Perhaps the solution is to be that voice that says - yes change to improve things (insist the school are clear how this will improve their rating by OFSTED - because I'm pretty clear that an 'open plan' Year R is not mandatory)/ but against a backdrop of stability & structure (which young children need) with clearer signalling of any changes to parents of such young pupils.
I agree with the PP who said that the learning environment needs to be calm and well organised. It is also important that children are cared for by staff that know them and their individual needs, preferences and learning styles well. I would question whether this is the case if nobody can remember to prompt a child to go to the toilet, although you do need to check with them whether they are reminding and she is choosing not to go.
On the other hand, being happy and secure in your learning environment is crucial and children in the EYFS do the majority of their learning through play which could be happening very effectively in the classroom you describe. This play does need to be supported and resourced by skilled and observant adults.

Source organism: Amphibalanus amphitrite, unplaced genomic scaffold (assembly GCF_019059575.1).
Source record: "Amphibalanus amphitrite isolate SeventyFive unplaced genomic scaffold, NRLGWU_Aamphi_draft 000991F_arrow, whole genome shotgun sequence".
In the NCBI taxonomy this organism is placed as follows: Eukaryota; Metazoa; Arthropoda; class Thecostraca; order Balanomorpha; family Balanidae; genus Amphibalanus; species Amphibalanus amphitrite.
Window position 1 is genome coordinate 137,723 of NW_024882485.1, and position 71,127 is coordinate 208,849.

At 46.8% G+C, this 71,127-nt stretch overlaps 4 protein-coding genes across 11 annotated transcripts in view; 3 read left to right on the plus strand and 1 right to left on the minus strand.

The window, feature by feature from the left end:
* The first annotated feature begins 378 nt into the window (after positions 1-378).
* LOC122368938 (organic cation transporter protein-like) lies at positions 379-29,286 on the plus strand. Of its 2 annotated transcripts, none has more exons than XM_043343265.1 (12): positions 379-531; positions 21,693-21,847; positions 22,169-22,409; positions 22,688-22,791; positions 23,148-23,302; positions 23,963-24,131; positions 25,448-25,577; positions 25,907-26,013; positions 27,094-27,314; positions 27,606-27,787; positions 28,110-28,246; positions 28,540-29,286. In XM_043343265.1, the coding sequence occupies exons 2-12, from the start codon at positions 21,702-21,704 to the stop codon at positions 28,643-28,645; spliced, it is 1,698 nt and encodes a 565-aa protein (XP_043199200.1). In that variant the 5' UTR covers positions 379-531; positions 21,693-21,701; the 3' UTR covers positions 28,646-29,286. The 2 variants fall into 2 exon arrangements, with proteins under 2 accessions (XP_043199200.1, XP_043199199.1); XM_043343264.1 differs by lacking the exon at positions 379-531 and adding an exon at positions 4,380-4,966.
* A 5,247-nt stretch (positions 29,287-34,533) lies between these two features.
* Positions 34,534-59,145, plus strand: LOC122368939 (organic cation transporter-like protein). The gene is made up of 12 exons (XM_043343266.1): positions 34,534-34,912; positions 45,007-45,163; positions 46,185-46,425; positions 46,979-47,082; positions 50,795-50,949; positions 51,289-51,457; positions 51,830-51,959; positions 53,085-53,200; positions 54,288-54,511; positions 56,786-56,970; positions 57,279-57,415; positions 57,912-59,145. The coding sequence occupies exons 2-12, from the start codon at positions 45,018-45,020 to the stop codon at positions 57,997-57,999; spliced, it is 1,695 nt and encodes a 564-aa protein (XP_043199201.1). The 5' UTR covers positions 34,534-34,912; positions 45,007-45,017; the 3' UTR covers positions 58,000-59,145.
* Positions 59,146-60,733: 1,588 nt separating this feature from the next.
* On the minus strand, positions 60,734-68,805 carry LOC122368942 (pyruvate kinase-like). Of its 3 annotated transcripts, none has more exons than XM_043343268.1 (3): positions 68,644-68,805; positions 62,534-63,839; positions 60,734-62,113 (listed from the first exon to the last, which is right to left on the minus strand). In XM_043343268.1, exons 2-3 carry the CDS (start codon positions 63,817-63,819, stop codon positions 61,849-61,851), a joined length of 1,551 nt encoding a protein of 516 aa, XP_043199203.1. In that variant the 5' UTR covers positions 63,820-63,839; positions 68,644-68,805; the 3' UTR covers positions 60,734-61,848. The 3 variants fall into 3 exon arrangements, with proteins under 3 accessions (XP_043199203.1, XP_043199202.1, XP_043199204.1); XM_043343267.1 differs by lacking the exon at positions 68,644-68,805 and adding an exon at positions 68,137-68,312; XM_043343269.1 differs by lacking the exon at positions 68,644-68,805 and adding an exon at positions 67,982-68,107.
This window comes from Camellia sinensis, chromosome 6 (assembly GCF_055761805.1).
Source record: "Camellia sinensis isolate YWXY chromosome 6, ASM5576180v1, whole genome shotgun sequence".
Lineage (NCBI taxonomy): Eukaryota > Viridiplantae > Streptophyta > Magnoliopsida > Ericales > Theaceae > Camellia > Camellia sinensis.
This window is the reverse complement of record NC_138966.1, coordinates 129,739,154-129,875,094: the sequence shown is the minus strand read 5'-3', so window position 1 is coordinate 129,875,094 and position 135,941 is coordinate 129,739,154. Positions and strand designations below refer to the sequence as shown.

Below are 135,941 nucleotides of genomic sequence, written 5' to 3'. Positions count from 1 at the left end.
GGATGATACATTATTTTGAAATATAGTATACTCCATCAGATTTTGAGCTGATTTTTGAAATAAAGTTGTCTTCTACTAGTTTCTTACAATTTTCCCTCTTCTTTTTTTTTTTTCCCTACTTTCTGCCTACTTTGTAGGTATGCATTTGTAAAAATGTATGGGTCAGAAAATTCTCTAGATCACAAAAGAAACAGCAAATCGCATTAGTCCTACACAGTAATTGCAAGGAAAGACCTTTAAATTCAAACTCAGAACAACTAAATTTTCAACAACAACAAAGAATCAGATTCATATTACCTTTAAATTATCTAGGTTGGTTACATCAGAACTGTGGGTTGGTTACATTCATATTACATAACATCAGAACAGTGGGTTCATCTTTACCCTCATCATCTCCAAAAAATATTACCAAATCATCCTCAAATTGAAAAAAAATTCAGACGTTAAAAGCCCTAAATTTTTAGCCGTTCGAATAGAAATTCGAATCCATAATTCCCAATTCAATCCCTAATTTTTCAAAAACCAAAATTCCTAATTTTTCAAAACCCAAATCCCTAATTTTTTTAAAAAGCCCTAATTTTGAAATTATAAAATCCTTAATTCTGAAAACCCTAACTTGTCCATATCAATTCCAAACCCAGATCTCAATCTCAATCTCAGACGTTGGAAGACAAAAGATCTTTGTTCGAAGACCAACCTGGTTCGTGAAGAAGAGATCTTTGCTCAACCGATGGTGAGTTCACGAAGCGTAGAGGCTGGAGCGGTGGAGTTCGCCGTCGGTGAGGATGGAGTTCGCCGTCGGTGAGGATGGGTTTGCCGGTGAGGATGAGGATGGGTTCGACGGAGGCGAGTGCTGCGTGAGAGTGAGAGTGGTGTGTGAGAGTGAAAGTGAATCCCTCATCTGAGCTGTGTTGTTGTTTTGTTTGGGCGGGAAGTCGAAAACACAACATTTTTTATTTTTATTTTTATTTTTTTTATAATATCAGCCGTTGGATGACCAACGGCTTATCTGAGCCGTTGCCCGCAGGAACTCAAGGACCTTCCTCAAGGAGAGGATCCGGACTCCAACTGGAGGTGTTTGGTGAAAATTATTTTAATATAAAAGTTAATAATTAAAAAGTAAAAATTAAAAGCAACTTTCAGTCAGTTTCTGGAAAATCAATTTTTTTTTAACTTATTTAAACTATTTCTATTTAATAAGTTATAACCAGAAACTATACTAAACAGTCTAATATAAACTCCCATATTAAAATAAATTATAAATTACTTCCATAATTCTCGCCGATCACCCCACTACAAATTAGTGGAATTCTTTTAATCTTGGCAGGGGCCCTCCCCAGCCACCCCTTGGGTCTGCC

I think I would ask to meet whoever is leading the EYFS and also for an opportunity to observe the classroom for a short time with this person so they can show you how the learning is supported.
You're quite right to be concerned but , if she is happy and secure in her learning environment, she has the basics in place to be a really successfully learner in the future and I would think very carefully before I risked disrupting that.
Whether she has a reading book or not really isn't important at this stage.
Just to reassure you my child's school went into Special Measures when she was in Y1. School improved enormously within one year of appointing a new Head. There should be an Action Plan drawn up for improving the school, you may be able to request a copy.
dds year group went on to achieve the best SATs results the school had ever had at the end of Y6 (with mostly the same group of children as few left the school) and is now Good with Outstanding features.
So it is worth hanging on and thinking of the long term view.
BTW even if you move school there is no guarantee that a new school won't go through the same process in a few years as OFSTED requirements are becoming tougher!
Am not sure if I would like the open plan reception but this is IMO a different issue to those in the OFSTED report.